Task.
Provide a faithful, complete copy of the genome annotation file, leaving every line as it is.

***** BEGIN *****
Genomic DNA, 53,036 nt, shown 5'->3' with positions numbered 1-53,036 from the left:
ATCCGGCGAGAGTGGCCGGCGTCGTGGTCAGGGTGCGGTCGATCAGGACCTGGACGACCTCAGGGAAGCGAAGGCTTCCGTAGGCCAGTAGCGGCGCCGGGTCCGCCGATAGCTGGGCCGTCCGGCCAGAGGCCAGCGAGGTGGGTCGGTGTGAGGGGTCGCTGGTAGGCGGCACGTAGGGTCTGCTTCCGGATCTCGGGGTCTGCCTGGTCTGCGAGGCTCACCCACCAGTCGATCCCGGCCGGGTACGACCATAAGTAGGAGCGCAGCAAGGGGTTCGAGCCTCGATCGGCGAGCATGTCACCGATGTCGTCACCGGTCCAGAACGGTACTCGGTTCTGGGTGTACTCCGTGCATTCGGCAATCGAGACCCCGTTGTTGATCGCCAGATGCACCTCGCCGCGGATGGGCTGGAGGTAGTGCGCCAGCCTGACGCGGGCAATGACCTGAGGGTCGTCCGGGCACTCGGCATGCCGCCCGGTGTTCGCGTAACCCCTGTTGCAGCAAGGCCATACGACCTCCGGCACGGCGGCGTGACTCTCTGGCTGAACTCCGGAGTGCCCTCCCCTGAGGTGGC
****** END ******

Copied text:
Genomic DNA, 53,036 nt, shown 5'->3' with positions numbered 1-53,036 from the left:
ATCCGGCGAGAGTGGCCGGCGTCGTGGTCAGGGTGCGGTCGATCAGGACCTGGACGACCTCAGGGAAGCGAAGGCTTCCGTAGGCCAGTAGCGGCGCCGGGTCCGCCGATAGCTGGGCCGTCCGGCCAGAGGCCAGCGAGGTGGGTCGGTGTGAGGGGTCGCTGGTAGGCGGCACGTAGGGTCTGCTTCCGGATCTCGGGGTCTGCCTGGTCTGCGAGGCTCACCCACCAGTCGATCCCGGCCGGGTACGACCATAAGTAGGAGCGCAGCAAGGGGTTCGAGCCTCGATCGGCGAGCATGTCACCGATGTCGTCACCGGTCCAGAACGGTACTCGGTTCTGGGTGTACTCCGTGCATTCGGCAATCGAGACCCCGTTGTTGATCGCCAGATGCACCTCGCCGCGGATGGGCTGGAGGTAGTGCGCCAGCCTGACGCGGGCAATGACCTGAGGGTCGTCCGGGCACTCGGCATGCCGCCCGGTGTTCGCGTAACCCCTGTTGCAGCAAGGCCATACGACCTCCGGCACGGCGGCGTGACTCTCTGGCTGAACTCCGGAGTGCCCTCCCCTGAGGTGGC